Some of them are white lib­er­als and moder­ates who have cast bal­lots for GOP can­di­dates in the past. But the bulk of those per­suad­able vot­ers are African-Amer­i­cans who skip the lower-pro­file midterm bal­lots.

State Democrats have steadily built a field net­work of 12 of­fices and dozens of field or­ga­niz­ers, with one as­signed to each county, to lay the ground­work. In the run-up to the pri­mary, the cam­paign said it had reached more than 1 mil­lion of those vot­ers through tar­geted mes­sag­ing or in-per­son ap­peals.

“She’s got to mo­bi­lize and ac­ti­vate vot­ers who are reg­is­tered who don’t of­ten vote,” said Trey Hood, a Univer­sity of Ge­or­gia po­lit­i­cal sci­en­tist. “And that’s a pretty heavy lift. And the clock is tick­ing. Black turnout would have to be up from the typ­i­cal midterm to give her a fight­ing chance.”

That strat­egy will likely play out across the state as she aims to push black vot­ing strength to be­yond 30 per­cent of the elec­torate.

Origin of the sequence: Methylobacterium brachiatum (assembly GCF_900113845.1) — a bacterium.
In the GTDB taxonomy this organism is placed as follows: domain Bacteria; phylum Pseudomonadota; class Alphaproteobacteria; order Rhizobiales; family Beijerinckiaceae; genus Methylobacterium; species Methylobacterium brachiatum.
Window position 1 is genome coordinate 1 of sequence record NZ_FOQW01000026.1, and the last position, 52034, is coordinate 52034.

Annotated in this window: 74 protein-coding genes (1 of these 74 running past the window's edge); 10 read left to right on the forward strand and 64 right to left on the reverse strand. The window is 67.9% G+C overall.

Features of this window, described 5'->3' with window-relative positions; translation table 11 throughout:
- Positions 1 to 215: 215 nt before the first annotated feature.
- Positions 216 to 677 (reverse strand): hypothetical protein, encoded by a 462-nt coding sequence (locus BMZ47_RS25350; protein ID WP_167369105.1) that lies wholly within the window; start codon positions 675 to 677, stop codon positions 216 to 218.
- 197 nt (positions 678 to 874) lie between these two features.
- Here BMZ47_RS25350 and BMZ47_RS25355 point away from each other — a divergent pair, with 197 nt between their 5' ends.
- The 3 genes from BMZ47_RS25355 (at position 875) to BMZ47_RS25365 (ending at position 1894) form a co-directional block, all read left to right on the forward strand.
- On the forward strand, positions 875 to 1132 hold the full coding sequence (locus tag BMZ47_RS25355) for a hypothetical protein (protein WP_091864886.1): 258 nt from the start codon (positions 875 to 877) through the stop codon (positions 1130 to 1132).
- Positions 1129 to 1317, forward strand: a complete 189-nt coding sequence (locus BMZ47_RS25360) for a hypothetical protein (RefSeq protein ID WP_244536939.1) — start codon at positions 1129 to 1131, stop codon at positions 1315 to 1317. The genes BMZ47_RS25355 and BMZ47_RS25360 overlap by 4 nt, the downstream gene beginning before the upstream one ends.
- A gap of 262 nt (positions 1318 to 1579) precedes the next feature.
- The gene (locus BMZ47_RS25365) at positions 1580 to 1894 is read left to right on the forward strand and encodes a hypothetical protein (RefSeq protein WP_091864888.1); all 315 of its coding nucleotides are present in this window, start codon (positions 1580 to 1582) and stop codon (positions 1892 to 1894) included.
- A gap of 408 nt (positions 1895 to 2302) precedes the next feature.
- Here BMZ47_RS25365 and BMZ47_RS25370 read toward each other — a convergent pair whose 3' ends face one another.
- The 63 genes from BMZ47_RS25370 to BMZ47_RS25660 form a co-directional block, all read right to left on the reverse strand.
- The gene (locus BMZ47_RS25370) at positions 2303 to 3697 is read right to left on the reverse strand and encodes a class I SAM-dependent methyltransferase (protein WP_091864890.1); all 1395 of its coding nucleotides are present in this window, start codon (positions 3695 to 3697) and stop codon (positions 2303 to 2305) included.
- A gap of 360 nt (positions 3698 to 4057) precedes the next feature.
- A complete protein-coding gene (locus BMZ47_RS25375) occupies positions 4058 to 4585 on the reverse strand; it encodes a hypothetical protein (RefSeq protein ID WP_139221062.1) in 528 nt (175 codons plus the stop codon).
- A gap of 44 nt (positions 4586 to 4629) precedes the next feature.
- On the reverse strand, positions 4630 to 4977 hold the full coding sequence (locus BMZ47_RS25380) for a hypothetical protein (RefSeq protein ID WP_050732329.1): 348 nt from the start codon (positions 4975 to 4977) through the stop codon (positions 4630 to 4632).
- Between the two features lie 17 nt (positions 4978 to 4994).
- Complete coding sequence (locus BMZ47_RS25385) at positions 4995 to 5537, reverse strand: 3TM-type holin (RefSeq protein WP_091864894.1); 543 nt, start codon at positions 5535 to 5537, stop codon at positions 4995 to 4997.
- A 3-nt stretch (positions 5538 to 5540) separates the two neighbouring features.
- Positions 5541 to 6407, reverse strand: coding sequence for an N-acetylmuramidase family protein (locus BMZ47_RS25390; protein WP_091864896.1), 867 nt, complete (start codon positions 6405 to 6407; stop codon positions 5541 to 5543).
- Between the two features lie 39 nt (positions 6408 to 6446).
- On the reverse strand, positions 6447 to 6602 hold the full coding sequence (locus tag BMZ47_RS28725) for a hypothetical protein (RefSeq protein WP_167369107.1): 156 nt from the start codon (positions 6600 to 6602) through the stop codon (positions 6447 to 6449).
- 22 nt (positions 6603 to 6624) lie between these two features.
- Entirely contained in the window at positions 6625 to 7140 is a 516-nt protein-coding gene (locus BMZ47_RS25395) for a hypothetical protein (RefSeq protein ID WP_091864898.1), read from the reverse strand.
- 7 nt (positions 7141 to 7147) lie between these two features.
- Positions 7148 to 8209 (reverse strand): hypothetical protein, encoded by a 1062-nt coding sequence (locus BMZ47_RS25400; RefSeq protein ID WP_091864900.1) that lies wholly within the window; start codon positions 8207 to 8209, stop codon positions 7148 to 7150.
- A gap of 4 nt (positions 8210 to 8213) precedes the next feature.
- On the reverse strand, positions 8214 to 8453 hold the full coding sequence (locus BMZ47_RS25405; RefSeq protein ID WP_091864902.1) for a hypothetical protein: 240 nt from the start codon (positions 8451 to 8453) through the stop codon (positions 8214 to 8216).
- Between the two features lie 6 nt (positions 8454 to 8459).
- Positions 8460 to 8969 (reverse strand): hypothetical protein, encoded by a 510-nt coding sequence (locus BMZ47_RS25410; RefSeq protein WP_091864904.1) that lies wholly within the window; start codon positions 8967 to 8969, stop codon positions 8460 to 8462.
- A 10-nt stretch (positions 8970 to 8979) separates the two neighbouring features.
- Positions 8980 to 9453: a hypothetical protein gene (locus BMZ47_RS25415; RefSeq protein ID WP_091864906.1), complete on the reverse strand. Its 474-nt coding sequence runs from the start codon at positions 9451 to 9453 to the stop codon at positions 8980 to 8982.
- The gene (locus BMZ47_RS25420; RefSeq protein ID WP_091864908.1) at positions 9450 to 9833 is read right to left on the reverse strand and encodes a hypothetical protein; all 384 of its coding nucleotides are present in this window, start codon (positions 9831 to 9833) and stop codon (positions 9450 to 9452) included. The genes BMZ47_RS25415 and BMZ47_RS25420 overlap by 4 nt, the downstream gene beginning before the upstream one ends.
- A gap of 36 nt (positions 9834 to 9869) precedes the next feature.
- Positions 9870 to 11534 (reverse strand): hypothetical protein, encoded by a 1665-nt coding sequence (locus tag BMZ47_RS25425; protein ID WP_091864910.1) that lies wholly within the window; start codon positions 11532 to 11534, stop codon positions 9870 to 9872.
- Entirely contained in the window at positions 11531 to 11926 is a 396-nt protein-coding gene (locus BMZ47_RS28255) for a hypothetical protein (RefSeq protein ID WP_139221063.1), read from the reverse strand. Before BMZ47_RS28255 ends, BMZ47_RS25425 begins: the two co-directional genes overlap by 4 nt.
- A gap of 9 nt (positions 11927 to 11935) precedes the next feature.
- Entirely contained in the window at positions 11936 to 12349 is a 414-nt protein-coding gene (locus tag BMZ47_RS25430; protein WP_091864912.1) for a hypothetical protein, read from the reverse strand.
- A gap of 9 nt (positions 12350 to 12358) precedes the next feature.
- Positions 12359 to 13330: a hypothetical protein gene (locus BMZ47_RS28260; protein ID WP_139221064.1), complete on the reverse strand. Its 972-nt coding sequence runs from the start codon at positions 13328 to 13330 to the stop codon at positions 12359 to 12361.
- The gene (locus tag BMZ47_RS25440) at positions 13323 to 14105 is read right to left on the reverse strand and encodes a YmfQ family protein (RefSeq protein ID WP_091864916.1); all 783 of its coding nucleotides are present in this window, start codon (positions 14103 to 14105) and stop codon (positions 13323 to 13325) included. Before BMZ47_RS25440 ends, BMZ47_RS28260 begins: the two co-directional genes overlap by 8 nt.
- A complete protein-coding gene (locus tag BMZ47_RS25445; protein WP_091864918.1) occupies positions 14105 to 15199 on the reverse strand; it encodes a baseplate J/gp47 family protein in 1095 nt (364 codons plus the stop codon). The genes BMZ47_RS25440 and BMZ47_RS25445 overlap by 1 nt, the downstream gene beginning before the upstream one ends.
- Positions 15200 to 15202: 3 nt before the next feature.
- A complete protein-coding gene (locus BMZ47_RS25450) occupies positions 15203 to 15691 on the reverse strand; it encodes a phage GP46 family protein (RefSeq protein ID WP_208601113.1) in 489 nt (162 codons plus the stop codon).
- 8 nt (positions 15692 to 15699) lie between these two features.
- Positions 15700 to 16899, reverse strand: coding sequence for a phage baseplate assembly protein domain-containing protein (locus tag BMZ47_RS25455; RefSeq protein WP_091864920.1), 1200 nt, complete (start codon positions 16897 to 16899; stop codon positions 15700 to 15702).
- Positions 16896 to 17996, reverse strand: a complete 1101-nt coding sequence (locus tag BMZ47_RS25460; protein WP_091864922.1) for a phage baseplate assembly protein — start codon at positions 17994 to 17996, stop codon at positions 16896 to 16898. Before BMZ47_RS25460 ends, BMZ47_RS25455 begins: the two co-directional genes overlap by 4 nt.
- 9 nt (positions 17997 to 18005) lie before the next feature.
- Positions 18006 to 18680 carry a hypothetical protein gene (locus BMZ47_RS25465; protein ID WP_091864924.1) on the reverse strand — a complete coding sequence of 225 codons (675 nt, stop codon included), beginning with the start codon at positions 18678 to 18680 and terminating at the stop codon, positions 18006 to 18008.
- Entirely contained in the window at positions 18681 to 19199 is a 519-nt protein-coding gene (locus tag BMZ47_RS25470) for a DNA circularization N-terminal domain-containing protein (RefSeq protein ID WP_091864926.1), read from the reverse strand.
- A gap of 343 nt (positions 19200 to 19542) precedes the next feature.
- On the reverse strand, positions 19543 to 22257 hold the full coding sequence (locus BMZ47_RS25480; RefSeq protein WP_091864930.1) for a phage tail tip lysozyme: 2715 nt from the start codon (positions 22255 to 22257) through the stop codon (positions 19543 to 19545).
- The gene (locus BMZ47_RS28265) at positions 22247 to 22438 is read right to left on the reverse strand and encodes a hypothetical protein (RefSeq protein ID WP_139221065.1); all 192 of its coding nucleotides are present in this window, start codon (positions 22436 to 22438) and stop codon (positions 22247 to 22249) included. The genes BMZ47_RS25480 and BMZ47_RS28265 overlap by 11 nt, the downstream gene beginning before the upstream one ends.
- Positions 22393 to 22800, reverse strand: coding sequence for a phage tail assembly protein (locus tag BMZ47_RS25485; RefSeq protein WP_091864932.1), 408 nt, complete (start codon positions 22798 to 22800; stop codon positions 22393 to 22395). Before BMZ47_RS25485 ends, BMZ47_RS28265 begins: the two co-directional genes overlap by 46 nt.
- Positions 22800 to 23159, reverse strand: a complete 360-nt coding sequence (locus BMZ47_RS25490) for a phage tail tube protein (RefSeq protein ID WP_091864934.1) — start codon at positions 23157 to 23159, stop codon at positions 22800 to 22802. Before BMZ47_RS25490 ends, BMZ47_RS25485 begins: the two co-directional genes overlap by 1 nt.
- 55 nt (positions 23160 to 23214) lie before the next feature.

She’ll aim to run up the score in deep-blue ur­ban pock­ets as well as ma­jor­ity-African-Amer­i­can coun­ties in the fer­tile re­gion cut­ting across the mid­dle of the state known as the Black Belt. And she’ll try to keep the mar­gins tighter in con­ser­va­tive strongholds in North Ge­or­gia.

In the At­lanta sub­urbs, she’ll in­ten­sify ef­forts to keep both Cobb and Gwin­nett coun­ties in the party’s fold af­ter Hil­lary Clin­ton be­came the first Demo­cratic pres­i­den­tial can­di­date to carry them since Jimmy Carter. That will boil down to woo­ing col­lege-ed­u­cated white women who could be up for grabs.

“If her base turns out big, she’ll be close no mat­ter what,” Swint said. “But if she re­ally wants to win, she’ll have to cut into the sub­ur­ban fe­male vote in metro At­lanta.”

FILE PHO­TOS

Repub­li­can Brian Kemp and Demo­crat Stacey Abrams face com­pli­cated elec­toral math as the race nears its fi­nal frenzy.